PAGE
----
Similar in design and application to a caliper, the micrometer (also known as a micrometer screw gauge) is a tool that measures the depth, length and thickness of very small objects, depending on the type being used. Examples of the tool's application include measuring the thickness of a sheet of paper, a wire, the diameter of a hole, the length of a screw's surface, or the depth of a slot on a piece of metal.

A typical micrometer has a series of both stationary and moving components. The tool's thick, C-shaped frame contains all of the non-moving components, including the anvil, lock nut, and sleeve, while the mobile components consist of a thimble, spindle, and ratchet. In order to take accurate measurements, an object must first be placed between a micrometer's anvil and spindle. The thimble is then spun in one direction, moving the spindle either closer to or farther away from the anvil until an object has been gently pinched between the anvil and spindle faces. The lock nut prevents the spindle from turning. The sleeve is equipped with internal threads that allow the spindle to move, as well as a linear scale that will determine an object's measurements. Located at the end of the tool's handle, the ratchet is responsible for limiting the applied pressure from the spindle to ensure it doesn't grip the object too tightly.

Versatility is one of the tool's major benefits, particularly if it's a specialized micrometer that comes with interchangeable anvils or other components. Why is its level of precision so important? Because many everyday objects require a certain type of construction, thickness, or evenness throughout, the micrometer has been specifically-designed to detect these measurements to ensure a high level of accuracy when manufacturing small parts.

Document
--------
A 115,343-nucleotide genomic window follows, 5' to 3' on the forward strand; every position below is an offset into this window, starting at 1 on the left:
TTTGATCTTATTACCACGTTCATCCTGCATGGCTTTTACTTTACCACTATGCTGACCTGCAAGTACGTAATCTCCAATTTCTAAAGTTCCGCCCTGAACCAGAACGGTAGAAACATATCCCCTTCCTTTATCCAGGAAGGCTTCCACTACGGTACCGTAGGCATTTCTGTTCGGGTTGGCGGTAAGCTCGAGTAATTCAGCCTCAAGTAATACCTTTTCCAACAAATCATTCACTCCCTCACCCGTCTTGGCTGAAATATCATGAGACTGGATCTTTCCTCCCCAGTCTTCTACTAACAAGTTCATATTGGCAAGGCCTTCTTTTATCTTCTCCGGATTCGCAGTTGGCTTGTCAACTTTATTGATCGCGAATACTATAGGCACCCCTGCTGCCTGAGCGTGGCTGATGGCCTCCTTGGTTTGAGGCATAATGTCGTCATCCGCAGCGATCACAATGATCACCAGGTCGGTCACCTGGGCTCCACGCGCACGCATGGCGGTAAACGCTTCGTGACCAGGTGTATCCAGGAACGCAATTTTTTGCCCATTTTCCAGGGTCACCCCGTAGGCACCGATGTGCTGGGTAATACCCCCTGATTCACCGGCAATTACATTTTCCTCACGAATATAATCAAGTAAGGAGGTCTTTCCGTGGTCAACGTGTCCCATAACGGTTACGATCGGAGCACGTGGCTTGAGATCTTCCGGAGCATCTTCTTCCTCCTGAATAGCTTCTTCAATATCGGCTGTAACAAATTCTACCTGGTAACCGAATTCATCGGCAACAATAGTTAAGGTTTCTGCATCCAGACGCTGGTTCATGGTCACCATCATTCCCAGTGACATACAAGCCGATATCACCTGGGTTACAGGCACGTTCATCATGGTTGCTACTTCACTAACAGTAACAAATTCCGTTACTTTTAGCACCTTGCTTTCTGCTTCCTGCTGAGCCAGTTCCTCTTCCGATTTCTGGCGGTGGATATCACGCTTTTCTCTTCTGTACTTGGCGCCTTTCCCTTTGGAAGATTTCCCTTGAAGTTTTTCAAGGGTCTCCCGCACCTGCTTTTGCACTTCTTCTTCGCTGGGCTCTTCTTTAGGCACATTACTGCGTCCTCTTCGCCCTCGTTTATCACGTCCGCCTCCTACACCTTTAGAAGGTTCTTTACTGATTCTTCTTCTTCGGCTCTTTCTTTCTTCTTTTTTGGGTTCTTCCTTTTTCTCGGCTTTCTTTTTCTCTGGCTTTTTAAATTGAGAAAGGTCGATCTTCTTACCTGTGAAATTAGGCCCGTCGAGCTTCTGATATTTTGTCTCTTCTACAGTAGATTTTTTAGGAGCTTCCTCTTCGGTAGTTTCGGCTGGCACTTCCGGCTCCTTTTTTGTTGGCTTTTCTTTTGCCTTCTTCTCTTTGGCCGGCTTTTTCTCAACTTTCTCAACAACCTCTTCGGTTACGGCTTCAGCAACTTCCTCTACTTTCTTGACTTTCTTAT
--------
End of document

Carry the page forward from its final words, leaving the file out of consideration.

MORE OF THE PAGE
Making The Most Out Of A Micrometer

There are several practical considerations to keep in mind when investing in a micrometer to meet your needs, one of the most important being the tool's durability. The anvil should be made out of either hardened steel or carbide. Both materials are good for use in abrasive industrial environments and will stand up to years of heavy use. Insulated frames that resist excess body heat will also come in handy when trying to ensure measurement accuracy. A solution with extra padding can prevent the tool's components from expanding or contracting over time.

When precise readings are important in your line of work, spring for an option that includes an LCD screen. Aside from making measurements easy to see, the addition of a digital display will also help improve overall accuracy, particularly when it is equipped with a zeroing out function. A zero function allows the tool to automatically calculate differences between measurements, minimizing the need to work out those differences in your head or with a calculator. The inclusion of a digital readout is often accompanied by an instant unit conversion function that makes it easy to change between metric and Imperial measurements.